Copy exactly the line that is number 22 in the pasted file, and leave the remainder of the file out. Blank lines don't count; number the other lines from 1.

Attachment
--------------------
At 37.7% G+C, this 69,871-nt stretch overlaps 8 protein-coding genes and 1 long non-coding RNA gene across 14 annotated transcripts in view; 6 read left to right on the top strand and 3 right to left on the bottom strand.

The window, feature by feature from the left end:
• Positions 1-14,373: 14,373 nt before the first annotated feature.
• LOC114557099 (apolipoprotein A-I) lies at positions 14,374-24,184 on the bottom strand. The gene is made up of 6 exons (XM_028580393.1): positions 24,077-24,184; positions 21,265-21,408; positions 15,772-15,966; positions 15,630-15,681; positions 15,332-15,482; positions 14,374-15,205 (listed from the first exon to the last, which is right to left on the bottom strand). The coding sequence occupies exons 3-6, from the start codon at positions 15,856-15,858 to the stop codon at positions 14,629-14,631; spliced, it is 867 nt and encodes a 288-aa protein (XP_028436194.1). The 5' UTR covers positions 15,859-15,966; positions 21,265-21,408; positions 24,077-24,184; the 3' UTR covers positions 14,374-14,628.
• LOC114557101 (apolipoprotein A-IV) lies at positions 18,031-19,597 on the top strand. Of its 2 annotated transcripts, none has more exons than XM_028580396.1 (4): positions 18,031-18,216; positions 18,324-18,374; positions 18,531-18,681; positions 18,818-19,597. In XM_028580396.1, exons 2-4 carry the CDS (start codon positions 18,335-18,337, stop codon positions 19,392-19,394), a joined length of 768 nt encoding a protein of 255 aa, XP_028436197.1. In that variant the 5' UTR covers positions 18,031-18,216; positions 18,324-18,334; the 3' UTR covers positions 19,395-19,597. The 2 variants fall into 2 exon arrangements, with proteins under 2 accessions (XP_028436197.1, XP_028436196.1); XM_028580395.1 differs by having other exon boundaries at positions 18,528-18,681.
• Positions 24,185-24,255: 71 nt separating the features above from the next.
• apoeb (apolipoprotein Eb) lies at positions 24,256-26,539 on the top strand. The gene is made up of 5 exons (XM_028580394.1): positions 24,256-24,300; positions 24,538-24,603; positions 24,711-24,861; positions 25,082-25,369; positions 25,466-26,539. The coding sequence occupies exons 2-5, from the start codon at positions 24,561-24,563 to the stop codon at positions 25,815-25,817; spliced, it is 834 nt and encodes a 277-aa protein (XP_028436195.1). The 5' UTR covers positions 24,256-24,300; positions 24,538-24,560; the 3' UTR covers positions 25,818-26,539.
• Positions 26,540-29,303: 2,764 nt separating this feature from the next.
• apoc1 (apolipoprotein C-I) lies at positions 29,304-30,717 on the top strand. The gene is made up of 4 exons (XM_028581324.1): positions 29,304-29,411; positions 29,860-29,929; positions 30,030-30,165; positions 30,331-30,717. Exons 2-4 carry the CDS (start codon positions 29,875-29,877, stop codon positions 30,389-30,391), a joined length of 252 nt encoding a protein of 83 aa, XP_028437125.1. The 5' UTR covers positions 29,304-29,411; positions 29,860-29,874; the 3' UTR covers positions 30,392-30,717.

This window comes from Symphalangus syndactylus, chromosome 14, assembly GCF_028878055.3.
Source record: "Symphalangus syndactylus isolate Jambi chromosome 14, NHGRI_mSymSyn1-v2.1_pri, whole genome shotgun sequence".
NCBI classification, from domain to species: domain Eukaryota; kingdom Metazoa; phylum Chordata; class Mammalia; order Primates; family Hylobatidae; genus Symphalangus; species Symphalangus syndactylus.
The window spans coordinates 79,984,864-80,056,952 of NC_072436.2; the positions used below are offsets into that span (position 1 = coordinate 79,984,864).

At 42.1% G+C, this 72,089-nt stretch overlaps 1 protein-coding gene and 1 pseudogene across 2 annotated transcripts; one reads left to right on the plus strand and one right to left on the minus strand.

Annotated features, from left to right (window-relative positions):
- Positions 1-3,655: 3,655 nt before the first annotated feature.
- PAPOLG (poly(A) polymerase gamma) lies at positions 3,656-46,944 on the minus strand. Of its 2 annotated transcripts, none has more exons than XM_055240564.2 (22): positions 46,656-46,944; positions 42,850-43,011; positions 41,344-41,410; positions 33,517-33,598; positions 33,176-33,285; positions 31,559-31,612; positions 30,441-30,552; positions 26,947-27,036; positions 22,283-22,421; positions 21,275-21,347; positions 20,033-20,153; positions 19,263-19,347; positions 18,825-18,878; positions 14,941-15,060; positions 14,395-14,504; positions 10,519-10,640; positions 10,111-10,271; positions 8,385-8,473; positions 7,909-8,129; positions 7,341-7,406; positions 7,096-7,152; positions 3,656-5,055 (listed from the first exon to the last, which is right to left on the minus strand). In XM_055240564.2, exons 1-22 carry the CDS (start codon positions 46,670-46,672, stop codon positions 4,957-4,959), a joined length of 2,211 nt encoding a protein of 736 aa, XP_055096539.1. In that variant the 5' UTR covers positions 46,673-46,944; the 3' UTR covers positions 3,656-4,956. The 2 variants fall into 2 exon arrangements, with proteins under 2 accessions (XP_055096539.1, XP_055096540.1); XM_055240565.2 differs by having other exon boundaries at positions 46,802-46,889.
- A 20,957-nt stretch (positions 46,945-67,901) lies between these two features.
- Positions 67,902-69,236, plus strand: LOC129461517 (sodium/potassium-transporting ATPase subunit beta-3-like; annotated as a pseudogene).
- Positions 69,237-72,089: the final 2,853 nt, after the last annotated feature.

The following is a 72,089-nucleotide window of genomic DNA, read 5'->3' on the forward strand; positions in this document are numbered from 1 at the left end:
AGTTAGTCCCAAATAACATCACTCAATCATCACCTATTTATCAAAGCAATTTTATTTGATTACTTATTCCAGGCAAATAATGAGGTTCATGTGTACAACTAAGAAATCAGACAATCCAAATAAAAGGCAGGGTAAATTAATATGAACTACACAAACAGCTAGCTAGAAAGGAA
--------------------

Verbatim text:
AGTTAGTCCCAAATAACATCACTCAATCATCACCTATTTATCAAAGCAATTTTATTTGATTACTTATTCCAGGCAAATAATGAGGTTCATGTGTACAACTAAGAAATCAGACAATCCAAATAAAAGGCAGGGTAAATTAATATGAACTACACAAACAGCTAGCTAGAAAGGAA